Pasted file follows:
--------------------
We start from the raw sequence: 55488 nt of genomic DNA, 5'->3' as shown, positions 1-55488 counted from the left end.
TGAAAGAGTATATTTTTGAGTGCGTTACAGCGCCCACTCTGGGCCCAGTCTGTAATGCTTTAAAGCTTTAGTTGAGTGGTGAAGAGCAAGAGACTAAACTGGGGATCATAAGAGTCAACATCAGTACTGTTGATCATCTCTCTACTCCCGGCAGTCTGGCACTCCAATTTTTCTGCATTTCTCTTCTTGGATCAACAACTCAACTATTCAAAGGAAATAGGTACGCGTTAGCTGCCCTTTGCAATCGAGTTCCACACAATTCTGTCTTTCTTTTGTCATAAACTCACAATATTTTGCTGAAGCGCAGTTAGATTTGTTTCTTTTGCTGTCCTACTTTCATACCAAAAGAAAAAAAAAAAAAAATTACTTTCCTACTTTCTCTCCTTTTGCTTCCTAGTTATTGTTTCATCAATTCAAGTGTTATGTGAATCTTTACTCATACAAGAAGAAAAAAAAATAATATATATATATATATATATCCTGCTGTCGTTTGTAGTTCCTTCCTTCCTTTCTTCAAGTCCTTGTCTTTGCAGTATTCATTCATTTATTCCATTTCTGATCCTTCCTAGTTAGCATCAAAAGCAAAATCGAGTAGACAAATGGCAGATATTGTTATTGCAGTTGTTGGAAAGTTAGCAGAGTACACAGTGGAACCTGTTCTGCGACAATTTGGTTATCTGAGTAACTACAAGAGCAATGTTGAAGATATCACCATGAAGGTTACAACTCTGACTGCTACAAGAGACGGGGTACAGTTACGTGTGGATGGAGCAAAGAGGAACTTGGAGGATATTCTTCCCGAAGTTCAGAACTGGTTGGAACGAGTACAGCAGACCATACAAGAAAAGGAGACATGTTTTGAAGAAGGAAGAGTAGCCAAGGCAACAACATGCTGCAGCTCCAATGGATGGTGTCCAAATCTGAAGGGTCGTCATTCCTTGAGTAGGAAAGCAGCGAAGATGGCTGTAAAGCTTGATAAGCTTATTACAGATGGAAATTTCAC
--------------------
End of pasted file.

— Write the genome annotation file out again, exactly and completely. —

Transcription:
We start from the raw sequence: 55488 nt of genomic DNA, 5'->3' as shown, positions 1-55488 counted from the left end.
TGAAAGAGTATATTTTTGAGTGCGTTACAGCGCCCACTCTGGGCCCAGTCTGTAATGCTTTAAAGCTTTAGTTGAGTGGTGAAGAGCAAGAGACTAAACTGGGGATCATAAGAGTCAACATCAGTACTGTTGATCATCTCTCTACTCCCGGCAGTCTGGCACTCCAATTTTTCTGCATTTCTCTTCTTGGATCAACAACTCAACTATTCAAAGGAAATAGGTACGCGTTAGCTGCCCTTTGCAATCGAGTTCCACACAATTCTGTCTTTCTTTTGTCATAAACTCACAATATTTTGCTGAAGCGCAGTTAGATTTGTTTCTTTTGCTGTCCTACTTTCATACCAAAAGAAAAAAAAAAAAAAATTACTTTCCTACTTTCTCTCCTTTTGCTTCCTAGTTATTGTTTCATCAATTCAAGTGTTATGTGAATCTTTACTCATACAAGAAGAAAAAAAAATAATATATATATATATATATATCCTGCTGTCGTTTGTAGTTCCTTCCTTCCTTTCTTCAAGTCCTTGTCTTTGCAGTATTCATTCATTTATTCCATTTCTGATCCTTCCTAGTTAGCATCAAAAGCAAAATCGAGTAGACAAATGGCAGATATTGTTATTGCAGTTGTTGGAAAGTTAGCAGAGTACACAGTGGAACCTGTTCTGCGACAATTTGGTTATCTGAGTAACTACAAGAGCAATGTTGAAGATATCACCATGAAGGTTACAACTCTGACTGCTACAAGAGACGGGGTACAGTTACGTGTGGATGGAGCAAAGAGGAACTTGGAGGATATTCTTCCCGAAGTTCAGAACTGGTTGGAACGAGTACAGCAGACCATACAAGAAAAGGAGACATGTTTTGAAGAAGGAAGAGTAGCCAAGGCAACAACATGCTGCAGCTCCAATGGATGGTGTCCAAATCTGAAGGGTCGTCATTCCTTGAGTAGGAAAGCAGCGAAGATGGCTGTAAAGCTTGATAAGCTTATTACAGATGGAAATTTCAC